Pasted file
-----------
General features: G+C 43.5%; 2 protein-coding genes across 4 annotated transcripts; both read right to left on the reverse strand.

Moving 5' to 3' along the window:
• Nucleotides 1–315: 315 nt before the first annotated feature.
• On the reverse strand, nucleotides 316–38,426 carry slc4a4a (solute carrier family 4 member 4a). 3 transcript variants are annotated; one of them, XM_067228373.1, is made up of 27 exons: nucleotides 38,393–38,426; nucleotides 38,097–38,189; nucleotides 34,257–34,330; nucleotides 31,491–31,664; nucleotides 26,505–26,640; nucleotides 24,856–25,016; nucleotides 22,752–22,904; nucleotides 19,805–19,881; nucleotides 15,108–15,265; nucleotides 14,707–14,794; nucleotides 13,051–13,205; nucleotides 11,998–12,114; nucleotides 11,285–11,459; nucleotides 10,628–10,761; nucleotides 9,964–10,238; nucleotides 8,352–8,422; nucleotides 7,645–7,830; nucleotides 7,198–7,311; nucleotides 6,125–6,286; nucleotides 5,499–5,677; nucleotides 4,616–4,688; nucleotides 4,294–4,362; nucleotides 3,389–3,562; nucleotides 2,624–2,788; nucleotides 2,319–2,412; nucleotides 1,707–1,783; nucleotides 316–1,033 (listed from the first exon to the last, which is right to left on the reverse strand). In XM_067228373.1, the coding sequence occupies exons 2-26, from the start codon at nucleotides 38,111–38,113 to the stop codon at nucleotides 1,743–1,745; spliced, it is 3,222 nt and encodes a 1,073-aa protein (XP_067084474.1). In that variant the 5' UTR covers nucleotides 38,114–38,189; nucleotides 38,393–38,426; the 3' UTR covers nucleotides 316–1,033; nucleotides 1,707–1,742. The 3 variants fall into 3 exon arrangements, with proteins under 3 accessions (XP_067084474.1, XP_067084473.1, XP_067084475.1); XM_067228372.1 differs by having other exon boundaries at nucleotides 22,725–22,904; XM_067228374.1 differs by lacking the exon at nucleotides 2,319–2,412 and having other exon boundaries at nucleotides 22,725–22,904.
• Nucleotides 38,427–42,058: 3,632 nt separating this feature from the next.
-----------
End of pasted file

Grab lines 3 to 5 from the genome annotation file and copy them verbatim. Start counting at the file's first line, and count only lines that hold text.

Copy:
• Nucleotides 1–315: 315 nt before the first annotated feature.
• On the reverse strand, nucleotides 316–38,426 carry slc4a4a (solute carrier family 4 member 4a). 3 transcript variants are annotated; one of them, XM_067228373.1, is made up of 27 exons: nucleotides 38,393–38,426; nucleotides 38,097–38,189; nucleotides 34,257–34,330; nucleotides 31,491–31,664; nucleotides 26,505–26,640; nucleotides 24,856–25,016; nucleotides 22,752–22,904; nucleotides 19,805–19,881; nucleotides 15,108–15,265; nucleotides 14,707–14,794; nucleotides 13,051–13,205; nucleotides 11,998–12,114; nucleotides 11,285–11,459; nucleotides 10,628–10,761; nucleotides 9,964–10,238; nucleotides 8,352–8,422; nucleotides 7,645–7,830; nucleotides 7,198–7,311; nucleotides 6,125–6,286; nucleotides 5,499–5,677; nucleotides 4,616–4,688; nucleotides 4,294–4,362; nucleotides 3,389–3,562; nucleotides 2,624–2,788; nucleotides 2,319–2,412; nucleotides 1,707–1,783; nucleotides 316–1,033 (listed from the first exon to the last, which is right to left on the reverse strand). In XM_067228373.1, the coding sequence occupies exons 2-26, from the start codon at nucleotides 38,111–38,113 to the stop codon at nucleotides 1,743–1,745; spliced, it is 3,222 nt and encodes a 1,073-aa protein (XP_067084474.1). In that variant the 5' UTR covers nucleotides 38,114–38,189; nucleotides 38,393–38,426; the 3' UTR covers nucleotides 316–1,033; nucleotides 1,707–1,742. The 3 variants fall into 3 exon arrangements, with proteins under 3 accessions (XP_067084474.1, XP_067084473.1, XP_067084475.1); XM_067228372.1 differs by having other exon boundaries at nucleotides 22,725–22,904; XM_067228374.1 differs by lacking the exon at nucleotides 2,319–2,412 and having other exon boundaries at nucleotides 22,725–22,904.
• Nucleotides 38,427–42,058: 3,632 nt separating this feature from the next.